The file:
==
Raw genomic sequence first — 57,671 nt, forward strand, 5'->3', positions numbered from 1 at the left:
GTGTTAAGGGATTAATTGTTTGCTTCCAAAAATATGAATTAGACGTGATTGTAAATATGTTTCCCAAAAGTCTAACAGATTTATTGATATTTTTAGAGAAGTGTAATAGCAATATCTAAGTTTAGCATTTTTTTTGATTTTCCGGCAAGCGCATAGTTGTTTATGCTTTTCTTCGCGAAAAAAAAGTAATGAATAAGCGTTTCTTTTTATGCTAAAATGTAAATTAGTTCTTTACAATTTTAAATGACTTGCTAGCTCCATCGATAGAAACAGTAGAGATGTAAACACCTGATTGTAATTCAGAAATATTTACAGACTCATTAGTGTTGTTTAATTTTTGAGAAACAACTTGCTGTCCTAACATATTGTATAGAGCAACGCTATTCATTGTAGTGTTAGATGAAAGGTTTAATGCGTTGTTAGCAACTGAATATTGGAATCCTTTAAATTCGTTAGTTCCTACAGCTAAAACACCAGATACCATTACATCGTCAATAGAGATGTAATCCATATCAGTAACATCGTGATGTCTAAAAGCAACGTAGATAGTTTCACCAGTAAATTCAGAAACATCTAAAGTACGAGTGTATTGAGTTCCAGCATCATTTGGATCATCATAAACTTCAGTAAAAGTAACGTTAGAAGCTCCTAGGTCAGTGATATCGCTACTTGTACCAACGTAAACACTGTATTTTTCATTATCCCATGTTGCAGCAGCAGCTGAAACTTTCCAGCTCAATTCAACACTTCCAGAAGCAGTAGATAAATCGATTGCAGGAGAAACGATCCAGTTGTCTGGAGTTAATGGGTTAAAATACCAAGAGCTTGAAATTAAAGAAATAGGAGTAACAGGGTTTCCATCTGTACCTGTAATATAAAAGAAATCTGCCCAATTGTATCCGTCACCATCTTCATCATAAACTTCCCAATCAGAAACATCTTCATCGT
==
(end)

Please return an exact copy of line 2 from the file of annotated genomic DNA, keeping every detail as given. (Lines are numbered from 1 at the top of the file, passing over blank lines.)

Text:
GTGTTAAGGGATTAATTGTTTGCTTCCAAAAATATGAATTAGACGTGATTGTAAATATGTTTCCCAAAAGTCTAACAGATTTATTGATATTTTTAGAGAAGTGTAATAGCAATATCTAAGTTTAGCATTTTTTTTGATTTTCCGGCAAGCGCATAGTTGTTTATGCTTTTCTTCGCGAAAAAAAAGTAATGAATAAGCGTTTCTTTTTATGCTAAAATGTAAATTAGTTCTTTACAATTTTAAATGACTTGCTAGCTCCATCGATAGAAACAGTAGAGATGTAAACACCTGATTGTAATTCAGAAATATTTACAGACTCATTAGTGTTGTTTAATTTTTGAGAAACAACTTGCTGTCCTAACATATTGTATAGAGCAACGCTATTCATTGTAGTGTTAGATGAAAGGTTTAATGCGTTGTTAGCAACTGAATATTGGAATCCTTTAAATTCGTTAGTTCCTACAGCTAAAACACCAGATACCATTACATCGTCAATAGAGATGTAATCCATATCAGTAACATCGTGATGTCTAAAAGCAACGTAGATAGTTTCACCAGTAAATTCAGAAACATCTAAAGTACGAGTGTATTGAGTTCCAGCATCATTTGGATCATCATAAACTTCAGTAAAAGTAACGTTAGAAGCTCCTAGGTCAGTGATATCGCTACTTGTACCAACGTAAACACTGTATTTTTCATTATCCCATGTTGCAGCAGCAGCTGAAACTTTCCAGCTCAATTCAACACTTCCAGAAGCAGTAGATAAATCGATTGCAGGAGAAACGATCCAGTTGTCTGGAGTTAATGGGTTAAAATACCAAGAGCTTGAAATTAAAGAAATAGGAGTAACAGGGTTTCCATCTGTACCTGTAATATAAAAGAAATCTGCCCAATTGTATCCGTCACCATCTTCATCATAAACTTCCCAATCAGAAACATCTTCATCGT